With the increasing diagnosis of asymptomatic PCNs, most with potential for malignancy, there is a growing need to find accurate and affordable tests for diagnosis. The goal of management of patients with pancreatic cysts is to detect and resect cysts before progression of malignancy, while avoiding unnecessary follow-up procedures in benign cysts and surgery in low-risk PCNs.
Biomarkers of malignancy are promising, but clinicians should be aware of their current diagnostic performance limitations and type of lesions identified. In addition to significant costs, logistic difficulties in preserving material for future molecular analysis in busy general hospitals, and the technical complexity of the test, the generalized use of MA seems difficult in clinical practice. On the other hand, if MFB proves in larger studies to be safe and to allow tissue acquisition and gives the histological criteria needed for a correct diagnosis of PCNs, it may be immediately implemented in clinics, because the endoscopic procedure is standard, and histology is already a widespread procedure in clinics. MFB may be especially useful for benign lesions, for which both surgery and surveillance are unnecessary, representing a considerable burden in pancreas clinics due to current diagnostic limitations.
For MA to become relevant in routine clinical care in the future, its role in early cancer diagnosis and its prognostic value in PCNs requiring periodic surveillance must be confirmed. Also, for successful massive implementation, it is required to develop as an universal, highly accurate, first line test with clinical impact in cyst diagnosis, prognosis, and patient management. MA, both in PCF and peripheral blood, for standard analysis of multiple simultaneous biomarkers, allowing non-invasive diagnosis and risk stratification of these lesions would be valuable. For the present time, MA and MFB can only be recommended as complementary or as second line tests in case CEA and cytology of PCF are non-diagnostic. For both tests, large multicenter validation studies are still missing.
Our study confirms the diagnostic value of both MA and MFB, with higher diagnostic accuracy of MA than MFB for both low-risk and high-risk mucinous cysts. Genetic analysis should not be replaced by MFB in this context. Clinicians should be aware of the higher accuracy of MA for the diagnosis of malignant and high-risk cysts.
Carcinoembryonic antigen (CEA) and cytology of pancreatic cystic fluid (PCF) obtained pre-operatively with endoscopic ultrasound with fine-needle aspiration (EUS-FNA) are suboptimal for diagnostic evaluation of pancreatic cystic neoplasms. Genetic testing of PCF and microforceps biopsy obtained by EUS-FNA are promising tools for pre-operative diagnostic improvement. The comparative performance of both methods has not been previously studied.
In the last decade numerous studies have shown that genetic analysis of aspirates obtained by EUS-FNA provided a better characterization of pancreatic cysts than standard CEA and cytology. Next-generation sequencing (NGS) is a very sensitive technique for detection of genetic mutations in pre-defined panels of cancer genes, even in samples with limited DNA content, such as PCF. NGS requires storage, infrastructure, data processing, expert personnel, and large numbers of samples need to be cost-effective. These reasons make the implementation of NGS in clinical practice still a matter of debate. The clinical need of better diagnostic tests in pancreatic cysts led to the development of a through-the-needle miniature biopsy device for use during EUS-FNA. The Moray micro forceps biopsy device (US Endoscopy, Mentor, Ohio) is disposable and can pass through a standard 19-gauge EUS-FNA needle that is already used routinely. It allows tissue sampling from the cyst wall, septa or mural nodules and the obtention of a histological evaluation of the epithelial architecture and subepithelial stroma, with improved pancreatic cyst diagnosis.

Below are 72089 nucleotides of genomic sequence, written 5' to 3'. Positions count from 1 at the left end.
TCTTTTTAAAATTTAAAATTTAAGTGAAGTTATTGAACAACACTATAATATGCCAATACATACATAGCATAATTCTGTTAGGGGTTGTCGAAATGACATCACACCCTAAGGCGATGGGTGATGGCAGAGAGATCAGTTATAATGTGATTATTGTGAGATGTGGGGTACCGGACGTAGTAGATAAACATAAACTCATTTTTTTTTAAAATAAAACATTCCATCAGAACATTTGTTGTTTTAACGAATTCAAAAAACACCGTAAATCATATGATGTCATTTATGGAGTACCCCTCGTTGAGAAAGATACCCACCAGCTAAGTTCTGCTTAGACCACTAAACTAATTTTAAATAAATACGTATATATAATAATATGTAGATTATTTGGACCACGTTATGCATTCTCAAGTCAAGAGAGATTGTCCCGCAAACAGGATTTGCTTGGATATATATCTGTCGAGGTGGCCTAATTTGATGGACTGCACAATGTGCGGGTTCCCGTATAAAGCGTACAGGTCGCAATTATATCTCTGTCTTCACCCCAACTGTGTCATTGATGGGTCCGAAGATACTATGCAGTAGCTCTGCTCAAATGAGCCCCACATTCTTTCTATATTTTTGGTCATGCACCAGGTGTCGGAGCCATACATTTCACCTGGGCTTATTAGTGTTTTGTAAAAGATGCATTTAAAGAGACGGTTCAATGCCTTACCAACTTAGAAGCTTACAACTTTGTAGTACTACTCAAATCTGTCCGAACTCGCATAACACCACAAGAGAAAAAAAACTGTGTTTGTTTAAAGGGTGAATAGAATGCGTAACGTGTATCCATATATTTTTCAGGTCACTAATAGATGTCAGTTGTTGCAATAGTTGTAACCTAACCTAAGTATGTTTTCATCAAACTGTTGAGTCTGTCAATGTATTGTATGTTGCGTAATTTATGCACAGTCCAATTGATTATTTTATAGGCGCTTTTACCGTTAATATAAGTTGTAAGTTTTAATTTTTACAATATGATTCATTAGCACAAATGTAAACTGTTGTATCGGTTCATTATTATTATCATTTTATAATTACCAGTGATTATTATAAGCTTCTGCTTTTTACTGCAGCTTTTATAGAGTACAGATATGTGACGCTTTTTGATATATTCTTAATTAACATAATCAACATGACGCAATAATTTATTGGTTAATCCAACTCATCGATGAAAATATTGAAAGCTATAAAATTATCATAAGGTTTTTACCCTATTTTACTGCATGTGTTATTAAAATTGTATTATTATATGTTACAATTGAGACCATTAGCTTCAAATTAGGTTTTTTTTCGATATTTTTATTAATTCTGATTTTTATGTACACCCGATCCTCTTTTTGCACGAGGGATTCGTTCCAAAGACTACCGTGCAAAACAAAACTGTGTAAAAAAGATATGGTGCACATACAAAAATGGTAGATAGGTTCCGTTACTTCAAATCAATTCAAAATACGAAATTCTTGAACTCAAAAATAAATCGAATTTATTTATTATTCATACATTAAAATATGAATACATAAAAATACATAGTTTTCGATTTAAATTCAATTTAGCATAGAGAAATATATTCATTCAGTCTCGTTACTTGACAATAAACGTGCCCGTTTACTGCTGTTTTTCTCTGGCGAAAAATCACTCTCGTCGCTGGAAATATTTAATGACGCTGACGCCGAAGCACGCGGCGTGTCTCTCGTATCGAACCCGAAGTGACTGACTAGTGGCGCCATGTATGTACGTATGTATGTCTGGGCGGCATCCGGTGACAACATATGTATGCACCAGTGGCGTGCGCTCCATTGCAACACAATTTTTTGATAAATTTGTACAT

To compare the diagnostic accuracy of genetic testing and microforceps in the diagnosis of pancreatic cystic neoplasms referred for surgery.
We performed a literature search in Medline, Scopus, and Web of Science for studies evaluating genetic testing of cystic fluid and microforceps biopsy of pancreatic cysts, with EUS-FNA prior to surgery. We used surgical pathology as reference standard for diagnosis. We evaluated the diagnostic accuracy for: benign cysts; mucinous low-risk cysts; high-risk cysts; the diagnostic yield; and rate of correctly identified cysts with microforceps biopsy and molecular analysis.
Eight studies, including 1206 patients, of which 203 (17%) referred for surgery who met the inclusion criteria were analyzed in the systematic review, and seven studies were included in the meta-analysis. Genetic testing and microforceps biopsies were identical for diagnosis of benign cysts. Molecular analysis was superior for diagnosis of both low and high-risk mucinous cysts. The diagnostic yield was higher in microforceps biopsies than in genetic analysis, but the rates of correctly identified cyst types were identical.
This study underlines the diagnostic value of both MA and MFB, with higher diagnostic accuracy of MA than MFB for both low-risk and high-risk mucinous cysts. Genetic analysis should not be replaced by MFB in this context. However, MA has higher accuracy in the diagnosis of malignant and high-risk cysts.
For the present time, MA and MFB can only be recommended as complementary or as second line tests in case CEA and cytology of PCF are non-diagnostic. In the future, for MA to become relevant in routine clinical care, its role must be confirmed, in order to become a first line test with clinical impact in cyst diagnosis, prognosis, and patient management. MA, both in PCF and peripheral blood, for multiple simultaneous biomarkers and non-invasive diagnosis and risk stratification would be valuable. If MFB proves in larger studies to be safe and to allow a correct diagnosis of pancreatic cysts, it may be immediately implemented in clinics. MFB may be especially useful for benign lesions, for which both surgery and surveillance are unnecessary, with uncertain diagnosis due to current diagnostic limitations. For both tests, larger validation studies are missing.
Manuscript source: Invited manuscript
Specialty type: Gastroenterology and hepatology
Country of origin: Portugal